Robert’s verdict: That was interesting – can we go in the middle tonight?
Monday 29th Prom 59: John Wilson Orchestra, John Wilson
Maida Vale Singers
“Hooray for Hollywood”
Centre of the Arena, second row
Oh my! Just a magical evening of music. Right from the thrilling Overture, the band were so exact yet committed in everything they played, the choir were both precise and flexible: witty, sad, forward, withdrawn, a perfect foil for the stars out front. It was noticeable that the clientèle especially in the arena but also in the seats was different from the other three proms with many younger people and a fair number that were clearly in the Hall for the very first time. This gave the place a different dynamic with a greater sense of anticipation and excitement before a note was even played. The heat and excitement was a little too much for one young girl next to us who nearly fainted in the first half, but womanfully stuck it out to the end. Also, there seemed to be less coughing and other extraneous noises, or perhaps I was too engrossed in the music to notice. There were little touches that made the evening special such as Beechey’s cut-glass accent as Mary Poppins, working beautifully against Ford’s ‘cock-er-ney’ Bert and the ridiculous outfits for the Triplet’s Song. Castronovo as Lanza was an inspired choice and his rendition of Serenade was genuinely spine-tingling. Sarah Fox was beautifully poised and controlled in Can’t Help Singing and Caroline O’Connor wrung the heart-strings dry in The Man That Got Away. Several of the Singers got their moment in the limelight, not least Nigel Richards in a perfectly judged Sit Down You’re Rocking the Boat, full of wit yet with just a touch of pathos. The evening was scheduled to end at around half-nine but as the band piled into the first of their encores at a little after ten, no-one seemed to mind and almost no-one had left. There was time for one more special moment with Caroline O’Connor wonderfully committed rendition of There’s no Business Like Show Business, that drew genuine appreciation from her fellow soloists. A really special end to a long but rewarding weekend.
Robert’s verdict: Wow! That was good in the middle.
- Buying a promming pass is the best way to see the Proms. With a little planning you can get right up close to the performers in a way that is simply not possible in any other venue without forking out top dollar.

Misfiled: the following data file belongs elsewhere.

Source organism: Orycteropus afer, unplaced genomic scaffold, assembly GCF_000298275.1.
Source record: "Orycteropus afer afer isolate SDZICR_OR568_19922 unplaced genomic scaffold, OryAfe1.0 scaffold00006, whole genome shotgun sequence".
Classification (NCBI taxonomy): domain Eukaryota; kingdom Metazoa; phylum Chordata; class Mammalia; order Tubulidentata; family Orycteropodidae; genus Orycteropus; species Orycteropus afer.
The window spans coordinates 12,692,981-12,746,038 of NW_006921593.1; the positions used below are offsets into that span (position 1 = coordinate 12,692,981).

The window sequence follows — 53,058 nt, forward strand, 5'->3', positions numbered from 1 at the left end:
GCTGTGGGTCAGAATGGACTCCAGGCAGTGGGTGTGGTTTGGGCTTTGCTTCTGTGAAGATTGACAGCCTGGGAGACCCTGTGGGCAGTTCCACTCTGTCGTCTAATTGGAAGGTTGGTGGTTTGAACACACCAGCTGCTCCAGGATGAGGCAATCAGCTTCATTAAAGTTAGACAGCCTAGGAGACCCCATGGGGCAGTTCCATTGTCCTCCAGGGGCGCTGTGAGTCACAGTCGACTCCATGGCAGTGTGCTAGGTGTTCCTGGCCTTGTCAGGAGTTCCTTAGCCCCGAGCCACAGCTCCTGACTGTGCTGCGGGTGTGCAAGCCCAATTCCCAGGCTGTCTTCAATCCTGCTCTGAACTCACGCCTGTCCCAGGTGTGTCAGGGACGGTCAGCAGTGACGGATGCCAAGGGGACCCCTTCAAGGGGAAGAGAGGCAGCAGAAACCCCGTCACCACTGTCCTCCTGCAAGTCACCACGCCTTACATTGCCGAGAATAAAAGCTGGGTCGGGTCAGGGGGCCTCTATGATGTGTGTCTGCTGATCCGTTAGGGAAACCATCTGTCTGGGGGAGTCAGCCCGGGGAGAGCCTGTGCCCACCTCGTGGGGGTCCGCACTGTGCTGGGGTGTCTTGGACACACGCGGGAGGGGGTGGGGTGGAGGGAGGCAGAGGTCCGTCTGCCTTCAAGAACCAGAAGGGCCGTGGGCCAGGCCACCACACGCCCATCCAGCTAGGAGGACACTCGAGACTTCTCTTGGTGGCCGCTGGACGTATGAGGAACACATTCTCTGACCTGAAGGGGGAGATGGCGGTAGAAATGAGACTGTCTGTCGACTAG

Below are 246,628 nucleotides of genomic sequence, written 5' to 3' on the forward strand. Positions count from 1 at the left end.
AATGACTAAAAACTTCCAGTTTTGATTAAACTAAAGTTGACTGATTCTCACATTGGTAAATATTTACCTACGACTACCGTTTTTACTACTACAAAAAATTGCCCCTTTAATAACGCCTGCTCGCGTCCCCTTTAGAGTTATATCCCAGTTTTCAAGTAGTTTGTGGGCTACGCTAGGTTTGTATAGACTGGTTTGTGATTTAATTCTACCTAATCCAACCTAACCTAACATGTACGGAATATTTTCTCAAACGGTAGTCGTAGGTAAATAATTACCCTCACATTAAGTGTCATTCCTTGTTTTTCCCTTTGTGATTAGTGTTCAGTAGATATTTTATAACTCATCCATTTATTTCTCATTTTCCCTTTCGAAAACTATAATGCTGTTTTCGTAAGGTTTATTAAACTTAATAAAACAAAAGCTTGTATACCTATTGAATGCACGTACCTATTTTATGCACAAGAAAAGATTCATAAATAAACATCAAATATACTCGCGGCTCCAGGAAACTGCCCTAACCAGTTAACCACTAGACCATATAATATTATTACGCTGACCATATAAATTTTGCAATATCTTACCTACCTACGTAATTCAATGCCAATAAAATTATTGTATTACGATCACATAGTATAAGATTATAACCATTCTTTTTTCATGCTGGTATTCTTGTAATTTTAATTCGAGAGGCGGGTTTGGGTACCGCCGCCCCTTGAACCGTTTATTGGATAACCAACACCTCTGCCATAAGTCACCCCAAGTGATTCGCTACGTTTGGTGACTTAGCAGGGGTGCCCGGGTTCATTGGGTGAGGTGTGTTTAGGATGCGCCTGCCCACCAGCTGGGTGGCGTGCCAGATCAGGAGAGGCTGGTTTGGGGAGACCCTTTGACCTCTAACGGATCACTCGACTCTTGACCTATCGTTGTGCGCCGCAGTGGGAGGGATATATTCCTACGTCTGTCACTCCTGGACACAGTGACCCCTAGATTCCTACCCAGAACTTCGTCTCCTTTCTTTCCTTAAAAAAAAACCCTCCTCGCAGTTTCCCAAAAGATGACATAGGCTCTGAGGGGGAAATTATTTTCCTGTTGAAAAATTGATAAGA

- You do need to know how to work the system with the raffle tickets. This doesn’t mean cheating, but planning ahead, bringing packed lunch and tea, knowing when you should be where for anything else that is happening and telling the people around you, and probably the stewards too, where you are going.
- If you are not a regular visitor to London, get an Oyster card; you can top them up on-line, you don’t have to fiddle for change and they are cheaper than normal tickets. It’s a no-brainer!
- Strangely enough, promming involves a lot of standing; for Elijah we were on our feet for three hours just in the performance not to mention in the queues: bring a cushion! Regulars have lightweight fold-up chairs, and/or simply dump stuff in the conveniently nearby parked car.
- The ‘come and take part’ sessions were a little hit-and-miss and could in the main have been made more rewarding with just a little tweaking on the BBC’s part. However, they were all enjoyable and should be investigated, especially for families with younger musical children.
- There is a danger with so much access to recorded or broadcast music that people miss out on the excitement of live music in a big venue. Some of the pieces were merely very good. Each concert had its special moments: thrilling loud parts in the Mahler and the Mendelssohn, seeing a legend play perfect Mozart, dramatic solo work in Elijah, a world class tenor singing Serenade. However good they might come across on the radio, internet or television, even with the most expensive equipment they do not and cannot sound the same as actually being there. Appreciating the artistry of some of the best musicians on the planet in surely the most iconic arena in the world, packed to the rafters, is an incomparable experience; miss it, and you miss out.